Convergence also represents a seismic change for traditional financial institutions. FinTechs have, along with technology, been busy building customer-centric brands that leverage and monetize data, without the risks that were previously common in payments – namely onboarding, underwriting and finding banking sponsors.
Call it the emergence of the Payments Facilitator Model (PayFAC) as a Service, an area where Point72 is committing more capital.
“With every enterprise software vendor we speak with today, if [becoming a PayFAC] isn’t in their product roadmap from day one, it’s probably into year two, where they know it’s something they want to do,” Shriner said. He cited Shopify as a great example, where payments are becoming an increasingly significant part of the headline momentum.
Offering new ways to monetize payments represents a shift for FinTechs. Not so long ago, there was a neobank here, offering an investment app. There was another neobank elsewhere offering loan products—and a third neobank? Well, they offered a debit card in high-tech packaging.
“These things are coming together, now, everyone trying to become the primary engagement system,” Shriner said.
Banks are at the greatest risk of being disrupted as neobanks, and others are jostling to become that key point of engagement, whether for payments or improving accounting operations. Shriner said enterprise customers don’t really have to choose banks as their default providers, as they now have a range of modules or financial service providers that can be integrated into the workflow.
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At a high level, banks are most vulnerable when serving small businesses. What small businesses want is credit – and many FinTechs extend credit to small businesses by providing e-commerce-like services that give them access to working capital and a range of different credit.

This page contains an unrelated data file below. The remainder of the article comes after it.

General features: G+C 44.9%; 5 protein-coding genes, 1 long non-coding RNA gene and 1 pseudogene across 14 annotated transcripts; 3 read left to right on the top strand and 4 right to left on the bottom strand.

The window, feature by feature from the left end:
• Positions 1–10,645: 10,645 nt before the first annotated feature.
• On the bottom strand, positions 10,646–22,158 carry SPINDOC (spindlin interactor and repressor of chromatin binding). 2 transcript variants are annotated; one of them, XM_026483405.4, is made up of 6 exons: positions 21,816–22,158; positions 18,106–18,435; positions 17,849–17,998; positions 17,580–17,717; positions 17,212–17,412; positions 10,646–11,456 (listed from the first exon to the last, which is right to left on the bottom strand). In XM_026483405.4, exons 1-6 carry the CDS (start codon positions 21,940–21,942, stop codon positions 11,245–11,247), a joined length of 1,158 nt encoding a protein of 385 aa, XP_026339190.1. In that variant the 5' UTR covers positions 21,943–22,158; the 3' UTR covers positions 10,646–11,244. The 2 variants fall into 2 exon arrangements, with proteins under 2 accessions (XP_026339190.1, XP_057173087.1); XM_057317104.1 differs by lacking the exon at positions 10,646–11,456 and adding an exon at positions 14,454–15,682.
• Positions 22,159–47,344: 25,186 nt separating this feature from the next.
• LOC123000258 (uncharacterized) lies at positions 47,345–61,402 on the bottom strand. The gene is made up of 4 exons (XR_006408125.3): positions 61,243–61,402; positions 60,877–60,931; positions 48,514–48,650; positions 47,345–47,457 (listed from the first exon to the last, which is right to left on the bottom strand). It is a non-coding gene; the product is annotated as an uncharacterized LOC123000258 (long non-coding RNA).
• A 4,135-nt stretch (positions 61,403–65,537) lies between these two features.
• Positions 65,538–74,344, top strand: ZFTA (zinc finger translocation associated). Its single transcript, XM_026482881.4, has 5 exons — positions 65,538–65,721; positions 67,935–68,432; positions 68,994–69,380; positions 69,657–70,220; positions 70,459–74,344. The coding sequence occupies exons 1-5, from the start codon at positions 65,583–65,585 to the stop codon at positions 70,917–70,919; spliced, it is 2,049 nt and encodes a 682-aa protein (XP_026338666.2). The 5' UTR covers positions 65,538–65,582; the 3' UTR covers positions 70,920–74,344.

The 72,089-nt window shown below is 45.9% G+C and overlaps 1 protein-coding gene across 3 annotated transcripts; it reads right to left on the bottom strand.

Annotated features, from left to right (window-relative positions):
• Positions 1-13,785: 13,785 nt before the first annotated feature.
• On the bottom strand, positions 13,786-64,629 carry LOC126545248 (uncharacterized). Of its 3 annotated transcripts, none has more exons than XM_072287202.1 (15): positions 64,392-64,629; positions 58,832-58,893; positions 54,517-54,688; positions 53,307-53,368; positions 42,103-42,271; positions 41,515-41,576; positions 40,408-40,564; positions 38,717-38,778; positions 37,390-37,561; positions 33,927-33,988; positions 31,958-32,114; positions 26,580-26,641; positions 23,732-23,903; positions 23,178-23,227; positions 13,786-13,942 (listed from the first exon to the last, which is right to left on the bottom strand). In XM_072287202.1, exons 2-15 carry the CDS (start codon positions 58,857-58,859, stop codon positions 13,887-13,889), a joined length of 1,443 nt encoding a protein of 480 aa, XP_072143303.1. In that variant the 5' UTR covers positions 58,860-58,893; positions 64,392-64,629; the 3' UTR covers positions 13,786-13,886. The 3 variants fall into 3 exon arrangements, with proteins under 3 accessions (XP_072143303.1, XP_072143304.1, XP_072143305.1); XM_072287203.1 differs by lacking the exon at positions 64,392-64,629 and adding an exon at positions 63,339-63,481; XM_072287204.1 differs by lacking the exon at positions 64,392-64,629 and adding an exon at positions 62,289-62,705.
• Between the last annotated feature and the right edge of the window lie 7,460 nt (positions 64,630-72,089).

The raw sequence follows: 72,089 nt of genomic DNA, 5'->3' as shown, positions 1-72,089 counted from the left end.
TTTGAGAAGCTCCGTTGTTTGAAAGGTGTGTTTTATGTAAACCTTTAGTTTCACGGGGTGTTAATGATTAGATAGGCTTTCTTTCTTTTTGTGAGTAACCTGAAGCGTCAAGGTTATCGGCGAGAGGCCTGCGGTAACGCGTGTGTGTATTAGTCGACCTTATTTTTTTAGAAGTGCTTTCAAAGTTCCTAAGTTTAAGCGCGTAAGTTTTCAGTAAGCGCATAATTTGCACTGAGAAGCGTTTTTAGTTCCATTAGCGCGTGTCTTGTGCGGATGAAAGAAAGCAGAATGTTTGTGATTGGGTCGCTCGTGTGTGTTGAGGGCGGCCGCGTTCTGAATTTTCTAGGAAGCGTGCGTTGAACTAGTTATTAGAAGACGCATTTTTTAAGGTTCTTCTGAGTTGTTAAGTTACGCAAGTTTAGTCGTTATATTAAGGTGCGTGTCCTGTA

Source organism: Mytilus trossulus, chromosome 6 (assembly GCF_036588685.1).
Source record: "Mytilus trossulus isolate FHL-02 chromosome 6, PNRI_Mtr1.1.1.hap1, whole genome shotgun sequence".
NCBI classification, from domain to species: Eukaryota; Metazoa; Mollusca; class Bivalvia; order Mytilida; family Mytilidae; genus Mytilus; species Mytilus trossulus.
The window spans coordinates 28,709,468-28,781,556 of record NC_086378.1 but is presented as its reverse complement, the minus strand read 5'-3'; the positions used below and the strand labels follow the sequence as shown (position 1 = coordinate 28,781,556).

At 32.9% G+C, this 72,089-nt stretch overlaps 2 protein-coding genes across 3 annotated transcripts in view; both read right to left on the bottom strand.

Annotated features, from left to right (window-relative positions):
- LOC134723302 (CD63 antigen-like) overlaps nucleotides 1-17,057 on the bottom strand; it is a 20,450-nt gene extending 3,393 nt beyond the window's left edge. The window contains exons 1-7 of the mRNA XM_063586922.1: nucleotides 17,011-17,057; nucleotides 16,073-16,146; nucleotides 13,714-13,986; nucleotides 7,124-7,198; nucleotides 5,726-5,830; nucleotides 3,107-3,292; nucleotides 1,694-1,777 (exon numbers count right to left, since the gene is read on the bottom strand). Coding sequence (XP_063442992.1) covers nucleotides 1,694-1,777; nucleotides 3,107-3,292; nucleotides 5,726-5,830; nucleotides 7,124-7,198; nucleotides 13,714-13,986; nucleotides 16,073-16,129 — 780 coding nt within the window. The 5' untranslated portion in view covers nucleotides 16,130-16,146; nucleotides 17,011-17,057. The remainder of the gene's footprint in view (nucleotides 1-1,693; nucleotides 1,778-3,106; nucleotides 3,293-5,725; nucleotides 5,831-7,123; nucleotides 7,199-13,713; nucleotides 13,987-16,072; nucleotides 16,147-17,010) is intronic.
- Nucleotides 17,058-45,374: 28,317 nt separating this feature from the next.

As Shriner warned: “Just look at the new account creation that goes to the neobanks – there are enough of them where, even though I’m one of the big American banks, it’s not something. something I can rule out.
This is especially true with direct-to-consumer names that are innovating on the banking product side and becoming full-fledged financial service providers.
Shriner said there is room for retailers to become FinTechs, with Walmart as the prime example of a shift that makes sense. This retail giant has had cash-in and cash-out capabilities for years and has a strong brand affinity. The jury is still out on whether this affinity will drive consumers to establish their primary banking relationship with Walmart.
There is a lot of interest, holistically, in new forms of financial services in the face of current macroeconomic and pandemic challenges. Of course, many of these fledgling startups have had successful initial public offerings (IPOs) or been bought up by bigger companies at eye-popping take-out prices.
Of seeding rounds hitting the market, with ever-increasing millions of dollars in funding, Shriner said growing counts are a function of supply and demand. Investors are willing to invest more seed money if they are confident that the payoff – through acquisitions and high valuations – will be even greater.
Multiples have fallen a little in recent months, but Point72, for its part, has refrained from committing ever larger sums simply because its peers have done so, Shriner said.
With a nod to the trends that have prevailed in VC, he said that crypto is always in the headlines and is being watched and considered by Point72. He added that digital offerings have an opportunity as an asset class, but not yet as a payment method.
The firm made its first investments in the crypto space in 2021, helping lead a $22 million Series A round for crypto research firm Messari. Point72, he said, is focused on investing in the bridge between crypto and traditional finance that helps FIs accept crypto as an asset class and provide on- and off-ramps for the transactions.
Shriner said that in the connected economy, “everything is really starting to converge, and at least from an investment perspective, our bias has been towards enterprises that are the infrastructure providers that enable that convergence.”